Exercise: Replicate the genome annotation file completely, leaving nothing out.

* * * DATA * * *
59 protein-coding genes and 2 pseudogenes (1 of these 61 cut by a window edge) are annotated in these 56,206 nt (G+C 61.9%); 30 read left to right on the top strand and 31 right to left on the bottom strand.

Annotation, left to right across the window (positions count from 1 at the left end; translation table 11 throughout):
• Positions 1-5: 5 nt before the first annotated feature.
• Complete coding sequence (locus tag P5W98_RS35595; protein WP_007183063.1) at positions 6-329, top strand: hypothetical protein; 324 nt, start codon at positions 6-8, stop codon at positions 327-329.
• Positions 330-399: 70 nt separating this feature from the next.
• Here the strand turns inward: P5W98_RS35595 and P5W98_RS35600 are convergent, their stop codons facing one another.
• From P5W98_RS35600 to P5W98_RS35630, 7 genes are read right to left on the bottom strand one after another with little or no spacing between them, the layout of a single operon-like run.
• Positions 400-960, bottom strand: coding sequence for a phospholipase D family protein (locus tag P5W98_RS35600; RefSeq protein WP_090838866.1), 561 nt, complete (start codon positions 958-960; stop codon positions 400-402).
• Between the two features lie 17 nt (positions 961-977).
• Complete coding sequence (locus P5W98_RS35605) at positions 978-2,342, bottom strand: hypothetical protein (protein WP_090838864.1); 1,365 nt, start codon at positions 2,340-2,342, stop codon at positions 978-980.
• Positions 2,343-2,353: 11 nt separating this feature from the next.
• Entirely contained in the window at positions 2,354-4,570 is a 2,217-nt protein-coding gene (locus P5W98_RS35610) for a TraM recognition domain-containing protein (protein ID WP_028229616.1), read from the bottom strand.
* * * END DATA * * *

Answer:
59 protein-coding genes and 2 pseudogenes (1 of these 61 cut by a window edge) are annotated in these 56,206 nt (G+C 61.9%); 30 read left to right on the top strand and 31 right to left on the bottom strand.

Annotation, left to right across the window (positions count from 1 at the left end; translation table 11 throughout):
• Positions 1-5: 5 nt before the first annotated feature.
• Complete coding sequence (locus tag P5W98_RS35595; protein WP_007183063.1) at positions 6-329, top strand: hypothetical protein; 324 nt, start codon at positions 6-8, stop codon at positions 327-329.
• Positions 330-399: 70 nt separating this feature from the next.
• Here the strand turns inward: P5W98_RS35595 and P5W98_RS35600 are convergent, their stop codons facing one another.
• From P5W98_RS35600 to P5W98_RS35630, 7 genes are read right to left on the bottom strand one after another with little or no spacing between them, the layout of a single operon-like run.
• Positions 400-960, bottom strand: coding sequence for a phospholipase D family protein (locus tag P5W98_RS35600; RefSeq protein WP_090838866.1), 561 nt, complete (start codon positions 958-960; stop codon positions 400-402).
• Between the two features lie 17 nt (positions 961-977).
• Complete coding sequence (locus P5W98_RS35605) at positions 978-2,342, bottom strand: hypothetical protein (protein WP_090838864.1); 1,365 nt, start codon at positions 2,340-2,342, stop codon at positions 978-980.
• Positions 2,343-2,353: 11 nt separating this feature from the next.
• Entirely contained in the window at positions 2,354-4,570 is a 2,217-nt protein-coding gene (locus P5W98_RS35610) for a TraM recognition domain-containing protein (protein ID WP_028229616.1), read from the bottom strand.